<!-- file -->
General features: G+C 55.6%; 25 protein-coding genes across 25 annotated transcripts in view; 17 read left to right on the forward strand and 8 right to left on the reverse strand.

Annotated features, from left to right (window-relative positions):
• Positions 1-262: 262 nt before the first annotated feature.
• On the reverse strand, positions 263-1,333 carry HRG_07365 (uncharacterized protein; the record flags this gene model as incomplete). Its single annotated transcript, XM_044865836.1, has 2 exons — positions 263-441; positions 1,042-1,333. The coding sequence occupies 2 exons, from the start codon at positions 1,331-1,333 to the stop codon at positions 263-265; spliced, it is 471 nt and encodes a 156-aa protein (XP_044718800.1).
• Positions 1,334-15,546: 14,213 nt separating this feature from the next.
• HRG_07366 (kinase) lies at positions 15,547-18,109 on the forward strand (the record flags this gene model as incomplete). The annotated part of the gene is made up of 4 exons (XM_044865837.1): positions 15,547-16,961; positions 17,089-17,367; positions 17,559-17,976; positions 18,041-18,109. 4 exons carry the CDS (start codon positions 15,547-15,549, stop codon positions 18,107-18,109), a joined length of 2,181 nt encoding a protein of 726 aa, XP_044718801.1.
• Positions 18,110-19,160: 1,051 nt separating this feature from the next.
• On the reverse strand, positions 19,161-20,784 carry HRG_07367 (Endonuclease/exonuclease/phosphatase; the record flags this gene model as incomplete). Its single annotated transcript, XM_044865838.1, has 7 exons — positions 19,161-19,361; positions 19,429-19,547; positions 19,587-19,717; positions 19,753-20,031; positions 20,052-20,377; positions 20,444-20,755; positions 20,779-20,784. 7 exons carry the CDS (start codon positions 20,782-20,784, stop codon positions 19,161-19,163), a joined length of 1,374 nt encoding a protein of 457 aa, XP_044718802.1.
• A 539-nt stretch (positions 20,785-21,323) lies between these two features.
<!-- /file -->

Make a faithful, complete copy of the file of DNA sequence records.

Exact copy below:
General features: G+C 55.6%; 25 protein-coding genes across 25 annotated transcripts in view; 17 read left to right on the forward strand and 8 right to left on the reverse strand.

Annotated features, from left to right (window-relative positions):
• Positions 1-262: 262 nt before the first annotated feature.
• On the reverse strand, positions 263-1,333 carry HRG_07365 (uncharacterized protein; the record flags this gene model as incomplete). Its single annotated transcript, XM_044865836.1, has 2 exons — positions 263-441; positions 1,042-1,333. The coding sequence occupies 2 exons, from the start codon at positions 1,331-1,333 to the stop codon at positions 263-265; spliced, it is 471 nt and encodes a 156-aa protein (XP_044718800.1).
• Positions 1,334-15,546: 14,213 nt separating this feature from the next.
• HRG_07366 (kinase) lies at positions 15,547-18,109 on the forward strand (the record flags this gene model as incomplete). The annotated part of the gene is made up of 4 exons (XM_044865837.1): positions 15,547-16,961; positions 17,089-17,367; positions 17,559-17,976; positions 18,041-18,109. 4 exons carry the CDS (start codon positions 15,547-15,549, stop codon positions 18,107-18,109), a joined length of 2,181 nt encoding a protein of 726 aa, XP_044718801.1.
• Positions 18,110-19,160: 1,051 nt separating this feature from the next.
• On the reverse strand, positions 19,161-20,784 carry HRG_07367 (Endonuclease/exonuclease/phosphatase; the record flags this gene model as incomplete). Its single annotated transcript, XM_044865838.1, has 7 exons — positions 19,161-19,361; positions 19,429-19,547; positions 19,587-19,717; positions 19,753-20,031; positions 20,052-20,377; positions 20,444-20,755; positions 20,779-20,784. 7 exons carry the CDS (start codon positions 20,782-20,784, stop codon positions 19,161-19,163), a joined length of 1,374 nt encoding a protein of 457 aa, XP_044718802.1.
• A 539-nt stretch (positions 20,785-21,323) lies between these two features.